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Chiropractors offer treatments to pets as alternative to using drugs

By Staff | May 28, 2009

Thirteen-year-old Oz Gorman did not have long to wait for his regular visit to the chiropractor.
Within five minutes, Dr. Louis Scoma, a local chiropractic physician, placed him on the examination table to use an activator gun to realign the bones on his spinal column.
Moments later, Scoma watched as Oz trotted away.
Perhaps more astonishing than the ease of the visit is the fact that Oz, an elderly Jack Russell terrier, is one of the first dogs in Cape Coral to be seen by a chiropractor specializing in animal manipulation.
Sue Gorman, Oz’s owner, said her dog was not acting like himself for a long time, seeming sedated and arching his back when he ran around the house.
She could tell that Oz’s back was giving him trouble when he could not catch a snake, and he has “always been a hunter,” Gorman said. Being 91 years old, in human years, and slightly overweight contributed to a degeneration of the discs in Oz’s lower back.
Oz received two other treatments May 13 and 20 and, according to Scoma, Wednesday’s would be his last. After his treatment, Oz circled the room seemingly refreshed and with a youthful excitement.
“He’s done well lately,” said Gorman. “It doesn’t hurt at all.”
Scoma and Dr. Dixie Brown, veterinarian at the East/West Veterinary Care Center, X-ray and evaluate each animal before they receive the veterinarian orthopedic manipulation for an average of three to four visits.
The idea of animals receiving chiropractic services started approximately 15 years ago and has spread across the nation. Scoma, a chiropractic physician, recently completed his training in VOM and is offering his services at three clinics besides East/West — Kindness Animal Hospital, Santa Barbara Animal Hospital and Associates in Veterinary Medicine and Surgery in Fort Myers.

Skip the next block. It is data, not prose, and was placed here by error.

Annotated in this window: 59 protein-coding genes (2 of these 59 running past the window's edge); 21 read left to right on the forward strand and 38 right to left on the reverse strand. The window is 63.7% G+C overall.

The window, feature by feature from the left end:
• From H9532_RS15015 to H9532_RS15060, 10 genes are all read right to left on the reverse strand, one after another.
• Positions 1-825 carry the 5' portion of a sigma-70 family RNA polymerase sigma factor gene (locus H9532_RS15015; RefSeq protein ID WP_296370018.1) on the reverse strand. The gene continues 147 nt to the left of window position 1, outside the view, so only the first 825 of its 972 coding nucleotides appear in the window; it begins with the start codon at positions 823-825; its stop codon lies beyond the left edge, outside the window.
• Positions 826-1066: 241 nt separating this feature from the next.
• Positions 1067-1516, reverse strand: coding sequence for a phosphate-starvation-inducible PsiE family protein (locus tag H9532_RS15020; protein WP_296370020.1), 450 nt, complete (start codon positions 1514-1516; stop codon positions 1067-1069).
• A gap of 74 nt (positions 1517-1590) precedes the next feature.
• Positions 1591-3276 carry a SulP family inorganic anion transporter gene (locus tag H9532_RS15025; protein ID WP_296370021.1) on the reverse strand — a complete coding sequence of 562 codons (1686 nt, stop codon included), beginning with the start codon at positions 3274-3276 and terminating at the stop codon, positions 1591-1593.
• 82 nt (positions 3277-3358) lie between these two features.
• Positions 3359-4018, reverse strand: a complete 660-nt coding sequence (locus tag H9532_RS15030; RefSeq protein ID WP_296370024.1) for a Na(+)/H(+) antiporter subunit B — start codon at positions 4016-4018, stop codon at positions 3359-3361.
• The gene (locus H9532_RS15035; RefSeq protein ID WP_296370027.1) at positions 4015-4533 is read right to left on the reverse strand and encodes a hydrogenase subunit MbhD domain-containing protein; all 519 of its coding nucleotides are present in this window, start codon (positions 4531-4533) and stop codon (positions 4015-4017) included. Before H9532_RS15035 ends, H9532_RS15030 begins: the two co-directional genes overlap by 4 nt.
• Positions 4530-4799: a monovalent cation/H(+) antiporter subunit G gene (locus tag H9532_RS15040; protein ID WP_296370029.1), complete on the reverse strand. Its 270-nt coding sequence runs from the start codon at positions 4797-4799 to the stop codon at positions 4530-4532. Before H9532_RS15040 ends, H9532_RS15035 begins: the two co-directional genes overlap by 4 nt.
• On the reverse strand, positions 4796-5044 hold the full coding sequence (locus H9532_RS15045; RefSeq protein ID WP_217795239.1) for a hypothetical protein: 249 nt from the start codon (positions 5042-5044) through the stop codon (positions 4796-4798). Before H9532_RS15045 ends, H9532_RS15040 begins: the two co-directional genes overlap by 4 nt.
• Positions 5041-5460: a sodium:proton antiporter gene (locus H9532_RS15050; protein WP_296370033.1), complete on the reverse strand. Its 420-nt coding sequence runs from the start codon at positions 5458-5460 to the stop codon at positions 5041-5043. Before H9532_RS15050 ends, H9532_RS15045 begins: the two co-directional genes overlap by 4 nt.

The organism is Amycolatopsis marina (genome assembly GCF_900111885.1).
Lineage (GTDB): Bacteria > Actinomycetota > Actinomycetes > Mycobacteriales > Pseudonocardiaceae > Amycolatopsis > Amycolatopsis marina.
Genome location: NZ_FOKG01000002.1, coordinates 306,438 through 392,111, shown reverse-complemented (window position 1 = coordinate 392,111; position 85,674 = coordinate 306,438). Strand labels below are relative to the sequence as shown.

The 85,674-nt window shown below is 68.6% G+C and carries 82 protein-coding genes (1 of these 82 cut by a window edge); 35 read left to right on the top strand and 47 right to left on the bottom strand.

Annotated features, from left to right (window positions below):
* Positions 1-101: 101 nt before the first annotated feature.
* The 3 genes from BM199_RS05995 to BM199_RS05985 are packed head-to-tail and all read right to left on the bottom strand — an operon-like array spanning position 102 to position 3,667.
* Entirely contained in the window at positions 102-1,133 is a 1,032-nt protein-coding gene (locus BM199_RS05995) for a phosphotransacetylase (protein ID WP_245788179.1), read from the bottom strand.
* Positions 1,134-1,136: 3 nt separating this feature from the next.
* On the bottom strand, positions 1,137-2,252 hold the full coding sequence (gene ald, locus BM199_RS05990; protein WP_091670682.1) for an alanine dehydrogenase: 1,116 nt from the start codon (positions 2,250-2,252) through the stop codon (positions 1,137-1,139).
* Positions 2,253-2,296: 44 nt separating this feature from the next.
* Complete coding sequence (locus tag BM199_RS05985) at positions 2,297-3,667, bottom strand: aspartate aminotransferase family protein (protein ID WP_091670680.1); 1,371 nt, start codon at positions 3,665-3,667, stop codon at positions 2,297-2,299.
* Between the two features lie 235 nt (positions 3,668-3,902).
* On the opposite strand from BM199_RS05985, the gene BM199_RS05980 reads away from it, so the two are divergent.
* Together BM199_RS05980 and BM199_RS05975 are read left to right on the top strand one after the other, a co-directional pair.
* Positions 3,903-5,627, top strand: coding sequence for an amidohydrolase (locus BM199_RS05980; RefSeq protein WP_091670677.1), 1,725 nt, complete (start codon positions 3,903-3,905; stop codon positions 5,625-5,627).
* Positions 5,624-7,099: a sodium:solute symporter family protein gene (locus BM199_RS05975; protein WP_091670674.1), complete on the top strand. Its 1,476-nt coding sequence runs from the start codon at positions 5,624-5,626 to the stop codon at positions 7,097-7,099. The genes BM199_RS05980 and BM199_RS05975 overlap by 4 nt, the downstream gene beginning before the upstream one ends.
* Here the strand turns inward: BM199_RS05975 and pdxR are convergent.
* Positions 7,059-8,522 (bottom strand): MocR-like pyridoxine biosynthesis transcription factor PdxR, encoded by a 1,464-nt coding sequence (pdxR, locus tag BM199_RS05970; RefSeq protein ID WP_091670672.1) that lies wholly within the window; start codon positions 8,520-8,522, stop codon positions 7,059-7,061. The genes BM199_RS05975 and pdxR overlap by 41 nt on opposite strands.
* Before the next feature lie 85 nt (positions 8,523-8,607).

According to Scoma, animal manipulation gives veterinarians an alternative to using drugs that may harm an animal in the long run.
“This gives the veterinarians another mode of treatment,” said Scoma. “Most veterinarians use steroids or anti-inflammatory shots, but it puts toxicity in the animals.”
Steroids, for example, can harm the liver functions of an older dog. Instead, animals can receive a noninvasive and painless session with Scoma.
On Wednesday, Oz had the bones in his spine realigned by Scoma’s activator gun, which sends a vibration into the bone. He manipulates each of the spinal columns and looks for a panniculus-like reflex, or a twitch by the dog indicating that the bone has been successfully realigned.
“I do a series of three passes down the spine,” Scoma said. “This is another tool that vets can use. The animals respond faster than most people.”
A successful realignment of the bones can drastically change a dog’s physical being. The procedure assists in correcting lameness, disc problems or other musculoskeletal problems.
A miniature poodle named Andy also received the manipulation Wednesday at East/West Veterinary Care Center.
Scoma said the techniques can be applied to dogs, cats and horses.
Locally, Gorman works for an organization called Save The Pets (savethepets.com) to bring pet food to local food banks like Harry Chapin. In turn, the food is doled out to families with pets that cannot afford to buy it.